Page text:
|Posted by Anna H. on December 5, 2016 at 6:40 AM|
How's it going my gumdrops? Gruss vom Krampus! In case you did not already know or in case you forgot, today is Krampus Day. Krampus is Saint Nicholas' evil sidekick, who shows up every December 5th to punish "naughty children."
Growing up, I never learned about this evil goat demon from teachers or my family. Some of my classmates did not necessarily know anything about Saint Nicholas Day being on December 6th, which I always found to be very odd.
Some classmates not only knew NOTHING about Saint Nicholas Day, but Krampus Day was also NEVER discussed in neither of my elementary schools, nor middle school. It was probably because our teachers did NOT want to traumatize us. Otherwise, they probably never heard of him either.
I recently learned about Krampus 3 years ago from watching Grimm on NBC. Speaking of Grimm, I will really miss watching this show after its series finale, in the spring. As comical as the writing is, viewers have been exposed to some international folklores and Germanic terms for describing various creatures known as "wesen."
The series also gave me a reason to start watching primetime shows on Fridays again, over these last 5-6 years. I would've tried sharing that Krampus episode from Grimm today, but no thanks to Hulu, only viewers subscribed to their site can watch online streams now.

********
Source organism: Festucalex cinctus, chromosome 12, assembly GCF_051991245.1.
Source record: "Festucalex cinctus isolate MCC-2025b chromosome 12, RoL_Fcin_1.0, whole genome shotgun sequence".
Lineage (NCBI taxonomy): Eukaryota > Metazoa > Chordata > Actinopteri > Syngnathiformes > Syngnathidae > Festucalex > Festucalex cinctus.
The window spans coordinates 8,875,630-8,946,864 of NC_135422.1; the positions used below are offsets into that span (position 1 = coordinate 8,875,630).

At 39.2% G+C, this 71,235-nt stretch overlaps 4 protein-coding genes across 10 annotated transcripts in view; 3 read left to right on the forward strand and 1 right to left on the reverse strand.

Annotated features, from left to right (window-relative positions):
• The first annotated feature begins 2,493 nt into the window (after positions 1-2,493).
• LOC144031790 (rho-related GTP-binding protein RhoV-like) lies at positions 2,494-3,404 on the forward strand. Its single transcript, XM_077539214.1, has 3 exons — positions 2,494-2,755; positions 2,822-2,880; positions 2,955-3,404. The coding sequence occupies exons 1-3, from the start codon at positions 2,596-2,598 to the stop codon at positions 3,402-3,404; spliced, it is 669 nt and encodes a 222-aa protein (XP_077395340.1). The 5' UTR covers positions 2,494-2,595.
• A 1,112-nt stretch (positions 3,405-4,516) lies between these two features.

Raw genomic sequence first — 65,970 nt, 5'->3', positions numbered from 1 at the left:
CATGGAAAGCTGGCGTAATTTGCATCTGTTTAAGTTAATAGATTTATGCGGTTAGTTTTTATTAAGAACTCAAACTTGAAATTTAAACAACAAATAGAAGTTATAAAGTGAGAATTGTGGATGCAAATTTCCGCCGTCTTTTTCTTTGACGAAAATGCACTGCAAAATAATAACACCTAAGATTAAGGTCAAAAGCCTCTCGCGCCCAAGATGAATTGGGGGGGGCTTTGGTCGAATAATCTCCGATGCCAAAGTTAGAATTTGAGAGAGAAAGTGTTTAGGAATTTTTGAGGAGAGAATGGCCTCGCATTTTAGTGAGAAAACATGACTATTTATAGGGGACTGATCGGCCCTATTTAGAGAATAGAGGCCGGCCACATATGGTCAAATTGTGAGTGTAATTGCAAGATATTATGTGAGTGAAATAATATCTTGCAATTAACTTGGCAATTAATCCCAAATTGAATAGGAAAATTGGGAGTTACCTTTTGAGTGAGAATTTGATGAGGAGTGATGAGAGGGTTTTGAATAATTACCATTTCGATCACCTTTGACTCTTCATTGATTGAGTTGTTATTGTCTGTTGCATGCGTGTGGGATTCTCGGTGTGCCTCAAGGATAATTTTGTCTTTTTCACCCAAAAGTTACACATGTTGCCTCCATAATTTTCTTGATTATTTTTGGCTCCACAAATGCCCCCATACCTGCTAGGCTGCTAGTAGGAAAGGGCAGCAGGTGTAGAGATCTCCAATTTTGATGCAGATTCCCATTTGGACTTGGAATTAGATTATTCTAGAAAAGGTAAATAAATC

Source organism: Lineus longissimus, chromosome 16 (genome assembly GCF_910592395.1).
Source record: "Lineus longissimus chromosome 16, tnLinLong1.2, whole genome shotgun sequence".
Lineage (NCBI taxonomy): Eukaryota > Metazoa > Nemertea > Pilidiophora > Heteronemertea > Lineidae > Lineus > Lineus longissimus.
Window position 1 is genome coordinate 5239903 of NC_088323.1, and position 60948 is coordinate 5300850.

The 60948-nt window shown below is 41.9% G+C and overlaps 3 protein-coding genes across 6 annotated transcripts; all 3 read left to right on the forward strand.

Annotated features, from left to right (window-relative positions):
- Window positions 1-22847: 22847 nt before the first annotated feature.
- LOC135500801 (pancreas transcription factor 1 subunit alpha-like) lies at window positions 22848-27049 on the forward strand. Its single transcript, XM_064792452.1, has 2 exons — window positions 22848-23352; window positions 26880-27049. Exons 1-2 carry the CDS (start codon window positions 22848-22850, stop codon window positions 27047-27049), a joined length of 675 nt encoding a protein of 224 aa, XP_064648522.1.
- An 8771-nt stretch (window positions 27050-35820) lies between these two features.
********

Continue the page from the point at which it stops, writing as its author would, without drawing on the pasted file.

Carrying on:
Since that is the case, I have decided to share footage of a Krampus Parade instead. Last month in Schladming, Styria (a former small mining town in the northwest of Austria), a Krampus Parade was held. It is normally called Krampuslauf meaning "Krampus Run."
Over 1200 Krampus celebrants dressed as the beast in black rags and masks drag chains behind themselves. Every so often, these celebrants hurl their chains and switches towards children. This is along with them swinging cowbells, which is to warn people that Krampus is coming.
In Scandinavian countries and other parts of Europe, Krampuskarten or "Krampus Cards" are given for Krampus Day.
Saying "Gruß vom Krampus" means "Greetings from the Krampus" in German.
The depiction of Krampus has evolved over time, since the 1800's. Older versions of Krampus cards depict this goat demon as more evil and frightening. In more modern times, he is depicted as more child friendly, if not a womanizer.
If you would like to learn more about Krampus, feel free to check out my previous blogs about him.
To celerate the holiday, here is footage of the Krampuslauf in Schladming, Styria from last month's Krampus Parade.
Krampuslauf ["Krampus Run"] In Schladming, Styria, Austria (2016)
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